Women with private health insurance: Women in the oldest age group were significantly more likely to have consulted a non-obstetric medical specialist than women in the middle age group, and significantly more likely to have consulted mental health practitioners and complementary health practitioners than women in both the youngest and the middle age groups. They had more ultrasound scans than women in the youngest and middle age groups. Women in both the middle and the oldest age groups were more likely to have consulted a physiotherapist or related practitioner than women in the youngest age group. Women in the middle age group were significantly more likely to report having consulted a hospital doctor than women in the youngest and oldest groups, and were more likely to have had a nuchal translucency test than women in the youngest age group.There were no significant differences in the proportion reporting having had other tests and procedures, or in overall ratings of antenatal care (Table 3).

Univariable analysis: differences between SC and ARTC women

Physical health: There were no significant differences between SC and ARTC women in overall self-reported physical health, or in reporting of any incidence of most of the common physical health problems. ARTC women were however, significantly less likely to report back pain, stiff or painful joints and tender breasts than SC women. ARTC women were significantly more likely to report problems in placental functioning, vaginal bleeding and gestational diabetes than women who conceived spontaneously (see Table 2).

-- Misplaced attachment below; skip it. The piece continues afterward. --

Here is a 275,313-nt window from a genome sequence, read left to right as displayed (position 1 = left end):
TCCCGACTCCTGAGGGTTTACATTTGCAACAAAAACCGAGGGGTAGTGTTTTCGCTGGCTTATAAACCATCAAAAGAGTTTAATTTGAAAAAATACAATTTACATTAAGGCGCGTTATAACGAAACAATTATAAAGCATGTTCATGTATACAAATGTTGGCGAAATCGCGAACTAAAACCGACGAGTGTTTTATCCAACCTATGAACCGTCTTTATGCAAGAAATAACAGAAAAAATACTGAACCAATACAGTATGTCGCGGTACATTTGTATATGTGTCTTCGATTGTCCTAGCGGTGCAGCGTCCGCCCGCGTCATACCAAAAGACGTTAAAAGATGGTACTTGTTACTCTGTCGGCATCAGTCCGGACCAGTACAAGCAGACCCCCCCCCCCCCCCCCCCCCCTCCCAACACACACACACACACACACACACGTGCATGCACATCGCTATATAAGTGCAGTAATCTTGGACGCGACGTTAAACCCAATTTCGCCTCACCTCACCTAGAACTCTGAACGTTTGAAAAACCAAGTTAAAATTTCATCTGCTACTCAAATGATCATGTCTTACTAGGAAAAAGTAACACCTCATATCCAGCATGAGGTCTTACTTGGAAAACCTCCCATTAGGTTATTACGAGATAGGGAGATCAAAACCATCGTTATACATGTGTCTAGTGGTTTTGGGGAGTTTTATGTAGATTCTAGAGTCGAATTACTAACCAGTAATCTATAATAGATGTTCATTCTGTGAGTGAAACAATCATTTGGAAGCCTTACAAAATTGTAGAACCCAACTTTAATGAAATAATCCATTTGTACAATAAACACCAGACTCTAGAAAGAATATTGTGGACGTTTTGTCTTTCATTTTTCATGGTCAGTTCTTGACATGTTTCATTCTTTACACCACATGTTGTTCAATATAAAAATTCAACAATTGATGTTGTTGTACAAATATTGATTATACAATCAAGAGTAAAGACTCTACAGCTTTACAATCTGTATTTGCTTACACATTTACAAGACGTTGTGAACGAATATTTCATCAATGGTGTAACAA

Mental health: There were no significant differences between ARTC and SC women in overall emotional health (MCS scores), self-reported anxiety and depression or proportion feeling calm and relaxed. However, ARTC women had significantly lower scores on the EDS, STAI state and STAI trait scores than SC women.

Health behaviours: There were no significant differences between ARTC and SC women with regard to self-reported smoking or drinking alcohol, use of prescription medications, or regular participation in exercise in pregnacy. ARTC were significantly more likely to report taking any over-the-counter medication than SC women.

Health service use

Significantly more ARTC women had both pregnancy-related and non-pregnancy related hospital admissions than SC women.

Women without private health insurance: ARTC women were significantly less likely to report consulting general practitioners than SC women. ARTC women reported having significantly more scans than SC women. There were no significant differences between the two groups in other pregnancy procedures or tests, or in overall rating of antenatal care (see Table 3).

Women with private health insurance: ARTC women were significantly more likely to report that most of their antenatal care was provided by a specialist obstetrition in private consulting rooms than SC women. They were less likely to have consulted general practitioners and midwives than SC women. ARTC women reported having significantly more scans than SC women. There were no significant differences between the two groups as regards any of the other pregnancy procedures or tests. ARTC women were significantly more likely to rate their experiences of antenatal care as good or very good than SC women (Table 3).

Multivariable analyses

As there were significant differences between SC and ARTC groups in terms of some socio-demographic variables (see Table 1), country of birth, marital status and occupational status, and having private health insurance were included in the regression models. Language spoken at home was significantly associated with the outcome variables in univariate analysis, so this was also included. Demographic variables were entered first, then socio-economic indicators, then possible reproductive risk factors and, then, emotional health scores (model for PCS scores) or self-rated general health (model for MCS scores). The standardized coefficients for the two linear regression models are summarized in Table 4. When other factors were controlled speaking a language other than English at home, having private health insurance and expecting twins were associated with less optimal self-reported physical health. Controlling for other relevant factors, having private health insurance and having better physical health were associated with more optimal self-reported emotional health.